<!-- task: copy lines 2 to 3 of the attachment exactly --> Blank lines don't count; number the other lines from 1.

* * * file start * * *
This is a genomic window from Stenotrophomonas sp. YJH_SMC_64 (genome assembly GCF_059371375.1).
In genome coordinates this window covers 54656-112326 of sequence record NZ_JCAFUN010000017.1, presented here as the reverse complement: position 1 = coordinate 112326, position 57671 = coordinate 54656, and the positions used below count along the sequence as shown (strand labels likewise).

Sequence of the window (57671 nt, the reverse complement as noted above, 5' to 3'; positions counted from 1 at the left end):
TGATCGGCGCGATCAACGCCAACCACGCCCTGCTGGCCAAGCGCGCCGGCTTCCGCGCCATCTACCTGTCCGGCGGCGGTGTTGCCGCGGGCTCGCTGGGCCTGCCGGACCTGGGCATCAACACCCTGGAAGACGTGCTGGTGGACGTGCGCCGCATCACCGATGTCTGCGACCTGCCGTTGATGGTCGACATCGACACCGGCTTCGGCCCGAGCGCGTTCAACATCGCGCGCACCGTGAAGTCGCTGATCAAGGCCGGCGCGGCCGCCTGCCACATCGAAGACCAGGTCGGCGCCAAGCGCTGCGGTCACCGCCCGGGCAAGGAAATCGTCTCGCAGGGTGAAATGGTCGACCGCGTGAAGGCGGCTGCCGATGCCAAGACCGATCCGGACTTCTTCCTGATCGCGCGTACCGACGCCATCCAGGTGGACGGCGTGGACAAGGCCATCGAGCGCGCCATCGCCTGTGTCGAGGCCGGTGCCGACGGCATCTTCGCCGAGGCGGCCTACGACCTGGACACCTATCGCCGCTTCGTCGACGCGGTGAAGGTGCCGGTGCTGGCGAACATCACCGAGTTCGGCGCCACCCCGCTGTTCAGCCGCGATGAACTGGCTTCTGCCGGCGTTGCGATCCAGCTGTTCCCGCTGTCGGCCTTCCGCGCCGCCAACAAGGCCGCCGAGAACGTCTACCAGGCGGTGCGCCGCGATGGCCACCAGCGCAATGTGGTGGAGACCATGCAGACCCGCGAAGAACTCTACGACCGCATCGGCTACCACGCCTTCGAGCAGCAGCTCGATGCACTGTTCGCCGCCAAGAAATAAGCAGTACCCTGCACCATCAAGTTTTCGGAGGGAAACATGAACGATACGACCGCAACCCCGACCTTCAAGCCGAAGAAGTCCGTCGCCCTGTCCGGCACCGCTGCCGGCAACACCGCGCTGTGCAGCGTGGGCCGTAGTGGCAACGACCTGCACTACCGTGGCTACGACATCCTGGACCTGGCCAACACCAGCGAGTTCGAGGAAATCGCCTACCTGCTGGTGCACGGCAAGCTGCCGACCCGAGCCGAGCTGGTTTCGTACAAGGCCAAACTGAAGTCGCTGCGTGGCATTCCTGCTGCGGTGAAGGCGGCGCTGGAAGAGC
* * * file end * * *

In genome coordinates this window covers 54656-112326 of sequence record NZ_JCAFUN010000017.1, presented here as the reverse complement: position 1 = coordinate 112326, position 57671 = coordinate 54656, and the positions used below count along the sequence as shown (strand labels likewise).

Sequence of the window (57671 nt, the reverse complement as noted above, 5' to 3'; positions counted from 1 at the left end):